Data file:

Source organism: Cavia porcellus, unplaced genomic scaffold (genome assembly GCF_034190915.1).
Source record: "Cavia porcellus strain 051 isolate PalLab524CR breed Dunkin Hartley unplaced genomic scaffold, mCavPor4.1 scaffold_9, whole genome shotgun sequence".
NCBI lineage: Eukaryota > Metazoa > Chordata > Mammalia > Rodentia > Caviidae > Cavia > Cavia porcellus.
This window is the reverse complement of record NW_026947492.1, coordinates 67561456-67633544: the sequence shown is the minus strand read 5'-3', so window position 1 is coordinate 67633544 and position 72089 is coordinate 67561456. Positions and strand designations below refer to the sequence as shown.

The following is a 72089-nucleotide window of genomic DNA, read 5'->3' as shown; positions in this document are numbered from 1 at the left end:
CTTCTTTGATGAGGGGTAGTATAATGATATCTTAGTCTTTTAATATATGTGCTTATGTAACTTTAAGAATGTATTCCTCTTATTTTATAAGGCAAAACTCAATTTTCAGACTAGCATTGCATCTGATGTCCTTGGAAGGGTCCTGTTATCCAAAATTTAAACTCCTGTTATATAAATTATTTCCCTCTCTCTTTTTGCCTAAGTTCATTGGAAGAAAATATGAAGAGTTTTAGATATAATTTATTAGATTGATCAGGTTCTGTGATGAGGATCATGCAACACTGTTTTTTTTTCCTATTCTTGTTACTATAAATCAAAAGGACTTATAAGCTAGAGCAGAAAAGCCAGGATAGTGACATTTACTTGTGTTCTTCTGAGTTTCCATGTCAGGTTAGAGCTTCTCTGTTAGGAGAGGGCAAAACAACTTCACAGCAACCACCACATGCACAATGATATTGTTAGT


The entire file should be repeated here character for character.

Source organism: Cavia porcellus, unplaced genomic scaffold (genome assembly GCF_034190915.1).
Source record: "Cavia porcellus strain 051 isolate PalLab524CR breed Dunkin Hartley unplaced genomic scaffold, mCavPor4.1 scaffold_9, whole genome shotgun sequence".
NCBI lineage: Eukaryota > Metazoa > Chordata > Mammalia > Rodentia > Caviidae > Cavia > Cavia porcellus.
This window is the reverse complement of record NW_026947492.1, coordinates 67561456-67633544: the sequence shown is the minus strand read 5'-3', so window position 1 is coordinate 67633544 and position 72089 is coordinate 67561456. Positions and strand designations below refer to the sequence as shown.

The following is a 72089-nucleotide window of genomic DNA, read 5'->3' as shown; positions in this document are numbered from 1 at the left end:
CTTCTTTGATGAGGGGTAGTATAATGATATCTTAGTCTTTTAATATATGTGCTTATGTAACTTTAAGAATGTATTCCTCTTATTTTATAAGGCAAAACTCAATTTTCAGACTAGCATTGCATCTGATGTCCTTGGAAGGGTCCTGTTATCCAAAATTTAAACTCCTGTTATATAAATTATTTCCCTCTCTCTTTTTGCCTAAGTTCATTGGAAGAAAATATGAAGAGTTTTAGATATAATTTATTAGATTGATCAGGTTCTGTGATGAGGATCATGCAACACTGTTTTTTTTTCCTATTCTTGTTACTATAAATCAAAAGGACTTATAAGCTAGAGCAGAAAAGCCAGGATAGTGACATTTACTTGTGTTCTTCTGAGTTTCCATGTCAGGTTAGAGCTTCTCTGTTAGGAGAGGGCAAAACAACTTCACAGCAACCACCACATGCACAATGATATTGTTAGT